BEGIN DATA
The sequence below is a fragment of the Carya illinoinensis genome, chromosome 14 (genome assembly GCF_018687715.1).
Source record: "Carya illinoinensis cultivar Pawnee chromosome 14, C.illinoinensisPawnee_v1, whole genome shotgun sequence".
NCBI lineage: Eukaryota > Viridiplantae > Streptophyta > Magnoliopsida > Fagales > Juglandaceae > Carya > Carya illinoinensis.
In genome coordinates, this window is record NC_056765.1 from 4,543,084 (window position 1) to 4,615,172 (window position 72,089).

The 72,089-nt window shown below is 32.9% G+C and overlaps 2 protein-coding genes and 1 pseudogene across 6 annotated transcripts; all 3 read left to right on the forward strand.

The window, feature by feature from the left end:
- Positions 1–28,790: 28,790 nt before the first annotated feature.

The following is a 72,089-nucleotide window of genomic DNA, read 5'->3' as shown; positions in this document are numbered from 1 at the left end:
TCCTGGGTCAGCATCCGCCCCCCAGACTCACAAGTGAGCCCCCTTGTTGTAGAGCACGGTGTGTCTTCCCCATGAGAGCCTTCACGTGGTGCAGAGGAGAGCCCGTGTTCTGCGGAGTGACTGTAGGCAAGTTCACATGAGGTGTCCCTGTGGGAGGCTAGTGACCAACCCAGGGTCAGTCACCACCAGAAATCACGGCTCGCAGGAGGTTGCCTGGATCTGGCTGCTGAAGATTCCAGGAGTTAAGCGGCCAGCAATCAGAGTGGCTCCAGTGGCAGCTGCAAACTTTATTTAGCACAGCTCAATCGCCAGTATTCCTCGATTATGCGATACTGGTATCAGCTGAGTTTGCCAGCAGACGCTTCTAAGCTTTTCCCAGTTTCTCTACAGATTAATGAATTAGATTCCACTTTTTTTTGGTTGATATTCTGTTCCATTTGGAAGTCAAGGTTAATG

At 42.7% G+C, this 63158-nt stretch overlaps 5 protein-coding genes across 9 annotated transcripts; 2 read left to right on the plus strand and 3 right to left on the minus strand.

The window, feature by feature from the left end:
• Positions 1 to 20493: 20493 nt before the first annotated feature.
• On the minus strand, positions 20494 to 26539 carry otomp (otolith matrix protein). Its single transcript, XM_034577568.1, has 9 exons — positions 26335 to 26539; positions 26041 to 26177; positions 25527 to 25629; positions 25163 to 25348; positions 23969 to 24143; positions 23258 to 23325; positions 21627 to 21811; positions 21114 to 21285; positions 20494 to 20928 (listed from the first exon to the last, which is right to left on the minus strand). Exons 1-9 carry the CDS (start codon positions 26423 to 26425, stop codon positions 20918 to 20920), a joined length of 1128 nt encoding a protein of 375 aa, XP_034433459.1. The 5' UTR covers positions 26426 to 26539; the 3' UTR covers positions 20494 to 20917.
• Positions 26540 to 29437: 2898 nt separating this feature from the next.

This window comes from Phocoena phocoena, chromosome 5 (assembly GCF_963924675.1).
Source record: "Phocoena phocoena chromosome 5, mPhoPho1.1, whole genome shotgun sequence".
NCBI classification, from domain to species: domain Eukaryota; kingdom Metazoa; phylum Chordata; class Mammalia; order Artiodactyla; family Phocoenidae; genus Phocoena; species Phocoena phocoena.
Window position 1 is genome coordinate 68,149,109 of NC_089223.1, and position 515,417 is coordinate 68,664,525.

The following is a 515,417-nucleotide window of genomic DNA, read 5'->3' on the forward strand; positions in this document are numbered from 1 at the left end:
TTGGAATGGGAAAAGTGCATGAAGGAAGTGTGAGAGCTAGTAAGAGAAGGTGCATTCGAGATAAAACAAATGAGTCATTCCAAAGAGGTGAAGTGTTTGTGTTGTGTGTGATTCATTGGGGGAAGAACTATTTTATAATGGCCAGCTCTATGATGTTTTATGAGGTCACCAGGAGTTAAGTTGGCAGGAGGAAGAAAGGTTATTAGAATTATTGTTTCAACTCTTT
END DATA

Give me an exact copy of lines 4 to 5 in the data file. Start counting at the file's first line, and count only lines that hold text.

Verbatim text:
In genome coordinates, this window is record NC_056765.1 from 4,543,084 (window position 1) to 4,615,172 (window position 72,089).

The 72,089-nt window shown below is 32.9% G+C and overlaps 2 protein-coding genes and 1 pseudogene across 6 annotated transcripts; all 3 read left to right on the forward strand.